Like every hopeful author, I’d spent my life studying author photos, judging them, and dreaming up the perfect one. Of course, I never took any actionable steps to achieve the Perfect Author Photo because that would mean jinxing any possibility of getting published. (Preparing for something means it won’t happen, obviously.)

So when Body Parts emailed me asking for one, I said I would totally get them one that week, like the professional I am. Then I spent most of the week flipping through old social media profile pics wondering why I’m so un-photogenic and such a nerd.

Then: lightning bolt moment. I have a fancy camera! I’ll do this myself. (Because doing something well without ever practicing has always worked out.)

Part II: The Set Up

I globbed on the makeup, fiddled with the camera settings, and sat in some sunlight. Then. Selfie time. And I ended up with what I thought were some kickass photos. So I shared them, which turned out to be my mistake.

“You look like an old, hardened woman.” –My Mom

“Uh. I think you look hot? Sexy, maybe?” –My Sister

“Did you intend to look pissy? Because if that was your intention, right on!” –My Friend who is a Model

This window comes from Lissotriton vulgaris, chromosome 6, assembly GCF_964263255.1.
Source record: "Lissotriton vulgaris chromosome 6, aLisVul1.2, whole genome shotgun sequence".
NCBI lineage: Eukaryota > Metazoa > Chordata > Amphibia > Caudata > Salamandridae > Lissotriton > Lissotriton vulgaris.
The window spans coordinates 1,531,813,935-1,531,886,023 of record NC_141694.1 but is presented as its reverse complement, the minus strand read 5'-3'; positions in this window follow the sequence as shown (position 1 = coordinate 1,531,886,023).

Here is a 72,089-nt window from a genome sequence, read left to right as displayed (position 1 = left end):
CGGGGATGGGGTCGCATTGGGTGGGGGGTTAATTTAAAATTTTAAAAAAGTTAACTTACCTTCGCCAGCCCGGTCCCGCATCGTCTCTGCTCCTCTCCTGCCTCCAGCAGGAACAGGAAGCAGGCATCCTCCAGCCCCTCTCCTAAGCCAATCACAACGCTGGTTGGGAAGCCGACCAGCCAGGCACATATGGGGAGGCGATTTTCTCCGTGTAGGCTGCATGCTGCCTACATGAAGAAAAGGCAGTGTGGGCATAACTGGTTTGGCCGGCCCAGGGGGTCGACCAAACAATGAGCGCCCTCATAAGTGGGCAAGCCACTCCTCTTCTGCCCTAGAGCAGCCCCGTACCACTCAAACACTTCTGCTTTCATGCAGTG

“Why aren’t you smiling? You should be smiling at least a little bit.” –Assorted Friends

“Hot damn. That is my sexy wife.” –My Tall Person (who has been taught to say such things)

Part III: The Meltdown

I spent three full days wondering if I had a sort of face dysmorphia where what I saw in the photos wasn’t what other people saw. I mean, I was looking at the version of myself I always wanted to exist, and people were recoiling from it. This chick in the photo was somebody I wanted to be, and nobody else liked her. What did they say about me? About what I wanted and who I aspired to be?

And then one of my friends said, “But as long as you like it, that’s all that matters.” And that’s when I realized it. In my line of work, that isn’t true.

Part IV: The Overthink

It doesn’t matter if I like what I write. What matters is whether the reader responds it. Of course I write what I enjoy, or what I would want to read, but at the end of the day, that isn’t enough. If I bring a piece to workshop and they tell me it’s failing, I have to listen. If I don’t, I’ll be hanging onto an unsuccessful piece.

In the case of the photo, what I wanted to know was how people were responding to it. It wasn’t a picture of me, your friend, daughter, sister. It was a picture of a person who wrote a story. Does that picture make you want to know more about them? Find them on Twitter? Connect with them? Seek out their work? Does it jive with what I wrote or enhance it? It’s just about the only visual aid my short story’s going to get online, so it had better be doing something. Just sitting there looking pretty isn’t enough.

And, I think, that’s what my friends and family wanted. They wanted a picture of me that conveyed good ol’, amicable (if slightly moody), me. And this picture wasn’t it. It was a little pissy, a little edgy, a little intimidating. It wasn’t neat, and it wasn’t necessarily someone you’d want to be friends with. It wasn’t me.